DOD Working to Halt Budget Sequestration, Little Says
By Jim Garamone
American Forces Press Service
WASHINGTON, July 10, 2012 The Defense Department is working to avoid the possibility of budget sequestration, a maneuver which would trigger massive, across the board cuts in defense spending, something Pentagon Press Secretary George Little described today as an “absurd” situation.
Pentagon Press Secretary George E. Little and Navy Capt. John Kirby, Pentagon spokesman, brief reporters at the Pentagon, July 10, 2012, on defense-related issues including the impending threat of sequestration, hypoxia related issues with the F-22 Raptor aircraft and the status of the war in Afghanistan. DOD photo by Glenn Fawcett
(Click photo for screen-resolution image);high-resolution image available.
“We have daily discussions with the Office of Management and Budget on a range of budget issues, to include the prospect of sequestration,” Little said. “We have not begun planning for sequestration, but we are in regular contact with our OMB colleagues about what needs to happen.
Sequestration is a mechanism built into last year’s Budget Control Act that would trigger across the board cuts in federal spending – including an additional half-trillion-dollar cut in defense - if Congress and the White House cannot agree on a plan to reduce the federal deficit.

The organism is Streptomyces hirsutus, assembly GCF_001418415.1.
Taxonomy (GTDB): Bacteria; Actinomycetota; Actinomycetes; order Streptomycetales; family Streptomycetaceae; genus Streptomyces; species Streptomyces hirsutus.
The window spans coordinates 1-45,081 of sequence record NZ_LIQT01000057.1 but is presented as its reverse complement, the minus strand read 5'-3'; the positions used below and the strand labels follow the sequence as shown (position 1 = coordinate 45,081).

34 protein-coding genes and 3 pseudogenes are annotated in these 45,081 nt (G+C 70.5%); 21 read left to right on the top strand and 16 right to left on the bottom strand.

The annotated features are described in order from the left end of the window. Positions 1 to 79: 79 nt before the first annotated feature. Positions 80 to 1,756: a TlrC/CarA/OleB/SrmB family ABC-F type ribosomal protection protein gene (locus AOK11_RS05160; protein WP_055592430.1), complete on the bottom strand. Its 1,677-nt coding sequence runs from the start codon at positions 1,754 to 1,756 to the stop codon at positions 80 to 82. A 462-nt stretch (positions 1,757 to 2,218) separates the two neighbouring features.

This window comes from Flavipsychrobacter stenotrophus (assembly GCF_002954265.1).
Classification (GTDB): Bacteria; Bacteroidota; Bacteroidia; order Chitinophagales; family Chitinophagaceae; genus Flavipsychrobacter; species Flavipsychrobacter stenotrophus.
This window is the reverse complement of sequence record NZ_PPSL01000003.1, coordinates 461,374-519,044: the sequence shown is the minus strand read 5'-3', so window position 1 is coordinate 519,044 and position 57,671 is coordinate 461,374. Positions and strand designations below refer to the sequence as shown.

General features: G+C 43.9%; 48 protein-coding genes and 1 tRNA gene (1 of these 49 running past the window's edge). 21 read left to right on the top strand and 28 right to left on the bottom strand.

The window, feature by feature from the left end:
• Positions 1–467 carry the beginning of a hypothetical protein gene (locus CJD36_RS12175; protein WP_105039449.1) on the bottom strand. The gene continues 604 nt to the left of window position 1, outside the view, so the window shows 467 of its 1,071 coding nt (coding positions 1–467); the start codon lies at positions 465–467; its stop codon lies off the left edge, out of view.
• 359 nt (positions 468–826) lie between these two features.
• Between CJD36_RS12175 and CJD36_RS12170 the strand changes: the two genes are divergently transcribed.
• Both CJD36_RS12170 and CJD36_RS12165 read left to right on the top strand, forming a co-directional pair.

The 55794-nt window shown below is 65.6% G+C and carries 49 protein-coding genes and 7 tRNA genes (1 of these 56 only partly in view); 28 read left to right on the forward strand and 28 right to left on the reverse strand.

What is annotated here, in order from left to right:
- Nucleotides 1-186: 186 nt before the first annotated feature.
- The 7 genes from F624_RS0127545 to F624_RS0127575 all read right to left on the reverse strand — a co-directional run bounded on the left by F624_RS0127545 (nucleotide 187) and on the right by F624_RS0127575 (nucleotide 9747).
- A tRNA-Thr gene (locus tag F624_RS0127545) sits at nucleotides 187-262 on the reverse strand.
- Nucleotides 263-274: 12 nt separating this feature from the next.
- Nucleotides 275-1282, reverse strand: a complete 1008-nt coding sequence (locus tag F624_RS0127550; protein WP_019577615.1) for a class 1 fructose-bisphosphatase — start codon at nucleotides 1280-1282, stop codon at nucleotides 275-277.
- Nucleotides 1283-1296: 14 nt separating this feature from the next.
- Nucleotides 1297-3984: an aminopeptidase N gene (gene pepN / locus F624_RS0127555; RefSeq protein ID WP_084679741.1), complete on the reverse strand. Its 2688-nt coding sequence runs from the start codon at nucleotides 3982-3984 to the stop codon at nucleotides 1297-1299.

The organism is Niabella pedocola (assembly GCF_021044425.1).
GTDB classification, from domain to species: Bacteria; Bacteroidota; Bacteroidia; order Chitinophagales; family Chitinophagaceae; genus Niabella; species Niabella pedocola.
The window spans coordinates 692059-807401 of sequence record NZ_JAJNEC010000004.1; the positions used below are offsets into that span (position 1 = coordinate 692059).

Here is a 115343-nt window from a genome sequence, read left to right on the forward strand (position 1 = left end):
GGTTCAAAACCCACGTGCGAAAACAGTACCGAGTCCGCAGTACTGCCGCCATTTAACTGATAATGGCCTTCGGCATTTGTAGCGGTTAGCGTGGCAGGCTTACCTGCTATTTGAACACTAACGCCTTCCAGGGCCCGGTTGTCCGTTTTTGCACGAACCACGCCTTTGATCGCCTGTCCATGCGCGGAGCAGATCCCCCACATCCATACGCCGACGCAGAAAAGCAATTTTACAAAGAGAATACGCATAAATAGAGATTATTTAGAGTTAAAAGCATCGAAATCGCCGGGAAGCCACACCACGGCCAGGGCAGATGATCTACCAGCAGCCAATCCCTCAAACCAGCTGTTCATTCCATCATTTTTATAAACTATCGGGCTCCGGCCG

“The goal here, of course, is to avoid sequestration, period. That’s what we want and we believe that’s what the American people want,” Little told reporters.
Sequestration would more than double the $487 billion in cuts the department is already making over the next 10 years.
The automatic cuts would require the department to scrap the defense strategy unveiled in January, Pentagon Spokesman Capt. John Kirby told reporters at the same press conference. Instead, Pentagon officials would “have to come up with something completely different. That something, whatever it is, would be based on, essentially, a force at risk of being hollowed,” he said.
“We need to move beyond sequestration,” Little said. “And we believe that members of Congress do want to get beyond it.”
Defense Secretary Leon Panetta continues to look throughout the department for savings, Little said, and stressed that everything is on the table. But Defense officials have continually said that any cuts have to fit in to the overall defense strategy.